Tonight, when Sheffield United arrive at the King Power Stadium for their FA Cup tie against Leicester City, manager Chris Wilder will step off the coach, glance over his shoulder and reflect on one of the most proudest moments in the visitors’ long history.
Filbert Street, the Premier League club’s former ground, has long since been demolished. Reduced to rubble by the bulldozers and football’s seemingly inexorable growth before becoming home, rather unimaginatively, to a block of student flats and an unauthorised car park.
But it was on this nondescript piece of land located 200 yards to the south of where City play today that Wilder, then an up-and-coming young defender, helped United regain their top-flight status at the 14th time of asking. The date - 5th May 1990 - remains etched into the memory of nearly every supporter. The scoreline - City 2, United 5 - likewise.
“There was a sense of destiny about the whole group,” Dave Bassett, Wilder’s predecessor in the United hotseat, remembers when asked to recall the events of that afternoon. “They just felt it was their time, their moment, and the same goes for all the fans too.
“You could see what it meant to them, to everybody in fact, and times like that make you so proud of what you do.”
Bassett, who a season earlier had also delivered promotion, played an important role in a remarkable story captured for posterity by a television crew. But there were others, including Brian Deane and Tony Agana, who made huge contributions too. Scoring one and two goals respectively after Gary Mills had earlier fired City in front, they were part of a team Bassett likens to a juggernaut because of its unshakeable self-belief.
“The thing that spoke volumes for me was the resilience of those boys,” he continues. “The togetherness they had. The game before, Billy Whitehurst had missed a sitter right at the death against Blackburn. If that had gone in, we’d have already been up. But they dusted themselves down and went again. Even when Leicester went in front, and I’m thinking ‘here we go’, they just came back.
“David Pleat was their manager at the time. I still talk to him and, when that game comes up, he just says ‘You had too much for us.’ That was it really, the way they came back was like a juggernaut.”
United entered the game knowing a win would secure their place back in the old Division One only to fall behind when Mills, previously of Nottingham Forest and Notts County, pounced. But with Wilf Rostron and Paul Wood joining Agana and Deane on the scoresheet, City were ultimately swept aside in emphatic fashion. Cue pandemonium both on the pitch and in the away dressing room.
“Do you know what, I actually don’t remember a lot about the day,” Deane admits. “It’s all a bit of a blur. I can remember coming off and watching Tony score. That does stick in my mind because the whole place went ballistic. Oh, and there was lots of fancy dress in the crowd too. I don’t remember too much about the celebrations afterwards either but that’s a different story.”
One thing Deane has not forgotten, however, is some of the fall-out. The result spawned not only a new group of United heroes but, with arch-rivals Sheffield Wednesday being relegated, a famous ‘Green ‘Un’ headline.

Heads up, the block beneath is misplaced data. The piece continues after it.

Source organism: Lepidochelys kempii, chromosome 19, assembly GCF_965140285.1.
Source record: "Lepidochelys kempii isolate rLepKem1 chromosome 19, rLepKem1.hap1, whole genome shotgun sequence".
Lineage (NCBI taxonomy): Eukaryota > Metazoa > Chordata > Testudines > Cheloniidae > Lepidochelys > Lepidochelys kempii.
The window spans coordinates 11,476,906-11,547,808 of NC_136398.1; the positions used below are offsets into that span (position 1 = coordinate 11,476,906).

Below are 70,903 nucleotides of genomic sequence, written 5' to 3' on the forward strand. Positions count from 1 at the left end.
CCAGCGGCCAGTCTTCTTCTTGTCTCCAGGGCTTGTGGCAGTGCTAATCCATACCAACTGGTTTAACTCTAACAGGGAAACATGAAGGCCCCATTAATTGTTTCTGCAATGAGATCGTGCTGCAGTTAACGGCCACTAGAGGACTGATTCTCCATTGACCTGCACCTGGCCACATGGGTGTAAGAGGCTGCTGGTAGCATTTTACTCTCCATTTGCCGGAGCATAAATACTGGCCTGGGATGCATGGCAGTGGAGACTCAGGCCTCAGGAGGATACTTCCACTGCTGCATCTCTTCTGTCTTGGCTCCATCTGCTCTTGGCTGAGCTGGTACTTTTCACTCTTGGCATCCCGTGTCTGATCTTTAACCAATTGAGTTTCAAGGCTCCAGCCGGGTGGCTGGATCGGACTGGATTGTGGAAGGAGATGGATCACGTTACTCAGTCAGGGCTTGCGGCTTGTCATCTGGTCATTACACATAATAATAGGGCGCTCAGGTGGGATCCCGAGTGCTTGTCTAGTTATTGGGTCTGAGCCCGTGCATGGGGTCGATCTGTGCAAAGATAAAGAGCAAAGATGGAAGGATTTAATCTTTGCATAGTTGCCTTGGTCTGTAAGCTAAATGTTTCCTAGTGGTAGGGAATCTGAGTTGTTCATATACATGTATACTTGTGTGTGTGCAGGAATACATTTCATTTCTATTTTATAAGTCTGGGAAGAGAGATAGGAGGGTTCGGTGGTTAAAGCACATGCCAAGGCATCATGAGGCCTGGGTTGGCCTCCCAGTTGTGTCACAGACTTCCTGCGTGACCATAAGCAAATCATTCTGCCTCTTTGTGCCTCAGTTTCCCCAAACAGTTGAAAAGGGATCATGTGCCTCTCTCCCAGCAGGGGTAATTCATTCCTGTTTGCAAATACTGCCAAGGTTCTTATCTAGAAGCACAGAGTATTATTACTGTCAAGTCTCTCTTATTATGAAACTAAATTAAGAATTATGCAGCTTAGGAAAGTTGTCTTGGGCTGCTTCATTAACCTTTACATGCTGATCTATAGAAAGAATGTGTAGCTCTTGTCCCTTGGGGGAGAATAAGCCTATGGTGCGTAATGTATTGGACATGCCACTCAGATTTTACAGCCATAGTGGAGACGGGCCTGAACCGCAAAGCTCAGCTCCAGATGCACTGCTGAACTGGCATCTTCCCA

“I do remember that - ‘Blades Glory - Owls Down’,” Deane adds. “Something else also sticks out in my mind. That was the highlights on TV and, when Wednesday dropped, they started playing ‘It’s Over’ by Roy Orbison.”
Agana, Deane’s fellow centre-forward, can recollect things more clearly.
“When I got the fifth, and everybody knew that was it, our fans came storming on the pitch,” he says. “A lot of them were in fancy dress so it was nice to get a hug from Captain Hook! Funnily enough, that was the only time I was worried about going up. A few days earlier, Leeds had got into bother about a pitch invasion and there was talk of a points deduction going round. So, for a brief moment, I was worried. I put my sensible hat on and cleared the pitch. Then, very quickly, took it off again.”
“We knew we had to win and we knew the sheer weight of support coming down,” Agana adds. “For me, seeing how much of the ground our fans had taken over in the warm-up gave us the biggest, biggest lift. It just shows what a powerful thing that connection with the terraces can be. Really, I don’t think the fans realise what a difference they can make. I see something similar at the club now. There wasn’t a moment, other than that brief second, when I questioned if we’d do it. Not even when we went a goal down. Some people might have worried or doubted themselves but I didn’t and we didn’t. I just looked at the stands, looked around the pitch and realised there was no one I’d rather go into battle with.”
Bassett, who two years later ensured United became founder members of the Premier League, acknowledges not everything ran quite as smoothly.
“There was a funny moment when my assistant Geoff Taylor and I were having a row about something in the dressing room,” he explains. “I say ‘something’ because, as it turned out, we were both talking about a different thing. That’s why I probably didn’t make any sense to him and vice versa! It was the occasion and, no matter how long you’ve been in the game or experienced you are, sometimes it just gets to you. Fortunately the lads got the message. By that stage, they knew what they were doing anyway.”
“I got stripped down to my pants at the end,” Bassett adds. “Everything got torn off me, every bit of clothing other than those, fortunately for myself and everybody else who was there. I walked around the ground in my pants later on when we stayed up but that was by choice.”